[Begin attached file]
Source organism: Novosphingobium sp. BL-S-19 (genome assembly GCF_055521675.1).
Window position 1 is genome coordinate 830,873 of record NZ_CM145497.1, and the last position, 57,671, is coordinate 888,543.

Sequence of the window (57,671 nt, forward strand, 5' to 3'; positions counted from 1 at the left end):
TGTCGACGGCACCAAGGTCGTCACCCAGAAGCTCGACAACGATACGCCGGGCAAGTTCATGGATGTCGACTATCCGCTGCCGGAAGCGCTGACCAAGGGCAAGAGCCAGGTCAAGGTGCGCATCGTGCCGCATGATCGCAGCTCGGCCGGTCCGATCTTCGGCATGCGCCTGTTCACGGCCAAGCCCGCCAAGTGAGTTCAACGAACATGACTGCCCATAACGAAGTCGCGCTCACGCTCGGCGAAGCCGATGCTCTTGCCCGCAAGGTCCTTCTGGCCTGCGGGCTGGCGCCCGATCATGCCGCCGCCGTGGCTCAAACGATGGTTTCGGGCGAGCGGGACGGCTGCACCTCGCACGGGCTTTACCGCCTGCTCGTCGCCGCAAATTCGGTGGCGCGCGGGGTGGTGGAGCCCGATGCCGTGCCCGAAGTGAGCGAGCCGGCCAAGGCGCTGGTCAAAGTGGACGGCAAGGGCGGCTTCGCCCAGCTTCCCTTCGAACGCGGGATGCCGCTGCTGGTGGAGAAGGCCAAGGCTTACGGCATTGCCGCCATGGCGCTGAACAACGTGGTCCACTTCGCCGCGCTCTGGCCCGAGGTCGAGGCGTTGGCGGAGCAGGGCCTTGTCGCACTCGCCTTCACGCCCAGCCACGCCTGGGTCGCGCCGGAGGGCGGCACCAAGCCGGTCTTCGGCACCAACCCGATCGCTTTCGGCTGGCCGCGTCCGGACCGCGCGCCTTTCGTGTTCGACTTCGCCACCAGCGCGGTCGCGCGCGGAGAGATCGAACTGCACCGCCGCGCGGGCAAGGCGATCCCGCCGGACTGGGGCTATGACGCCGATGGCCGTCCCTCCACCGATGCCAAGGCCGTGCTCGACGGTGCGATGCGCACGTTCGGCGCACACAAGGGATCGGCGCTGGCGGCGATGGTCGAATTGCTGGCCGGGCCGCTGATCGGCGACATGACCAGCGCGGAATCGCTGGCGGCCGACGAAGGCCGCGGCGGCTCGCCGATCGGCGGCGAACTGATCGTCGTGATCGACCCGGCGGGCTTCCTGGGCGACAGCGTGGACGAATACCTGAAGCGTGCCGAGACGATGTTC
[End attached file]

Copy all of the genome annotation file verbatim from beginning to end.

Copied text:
Source organism: Novosphingobium sp. BL-S-19 (genome assembly GCF_055521675.1).
Window position 1 is genome coordinate 830,873 of record NZ_CM145497.1, and the last position, 57,671, is coordinate 888,543.

Sequence of the window (57,671 nt, forward strand, 5' to 3'; positions counted from 1 at the left end):
TGTCGACGGCACCAAGGTCGTCACCCAGAAGCTCGACAACGATACGCCGGGCAAGTTCATGGATGTCGACTATCCGCTGCCGGAAGCGCTGACCAAGGGCAAGAGCCAGGTCAAGGTGCGCATCGTGCCGCATGATCGCAGCTCGGCCGGTCCGATCTTCGGCATGCGCCTGTTCACGGCCAAGCCCGCCAAGTGAGTTCAACGAACATGACTGCCCATAACGAAGTCGCGCTCACGCTCGGCGAAGCCGATGCTCTTGCCCGCAAGGTCCTTCTGGCCTGCGGGCTGGCGCCCGATCATGCCGCCGCCGTGGCTCAAACGATGGTTTCGGGCGAGCGGGACGGCTGCACCTCGCACGGGCTTTACCGCCTGCTCGTCGCCGCAAATTCGGTGGCGCGCGGGGTGGTGGAGCCCGATGCCGTGCCCGAAGTGAGCGAGCCGGCCAAGGCGCTGGTCAAAGTGGACGGCAAGGGCGGCTTCGCCCAGCTTCCCTTCGAACGCGGGATGCCGCTGCTGGTGGAGAAGGCCAAGGCTTACGGCATTGCCGCCATGGCGCTGAACAACGTGGTCCACTTCGCCGCGCTCTGGCCCGAGGTCGAGGCGTTGGCGGAGCAGGGCCTTGTCGCACTCGCCTTCACGCCCAGCCACGCCTGGGTCGCGCCGGAGGGCGGCACCAAGCCGGTCTTCGGCACCAACCCGATCGCTTTCGGCTGGCCGCGTCCGGACCGCGCGCCTTTCGTGTTCGACTTCGCCACCAGCGCGGTCGCGCGCGGAGAGATCGAACTGCACCGCCGCGCGGGCAAGGCGATCCCGCCGGACTGGGGCTATGACGCCGATGGCCGTCCCTCCACCGATGCCAAGGCCGTGCTCGACGGTGCGATGCGCACGTTCGGCGCACACAAGGGATCGGCGCTGGCGGCGATGGTCGAATTGCTGGCCGGGCCGCTGATCGGCGACATGACCAGCGCGGAATCGCTGGCGGCCGACGAAGGCCGCGGCGGCTCGCCGATCGGCGGCGAACTGATCGTCGTGATCGACCCGGCGGGCTTCCTGGGCGACAGCGTGGACGAATACCTGAAGCGTGCCGAGACGATGTTC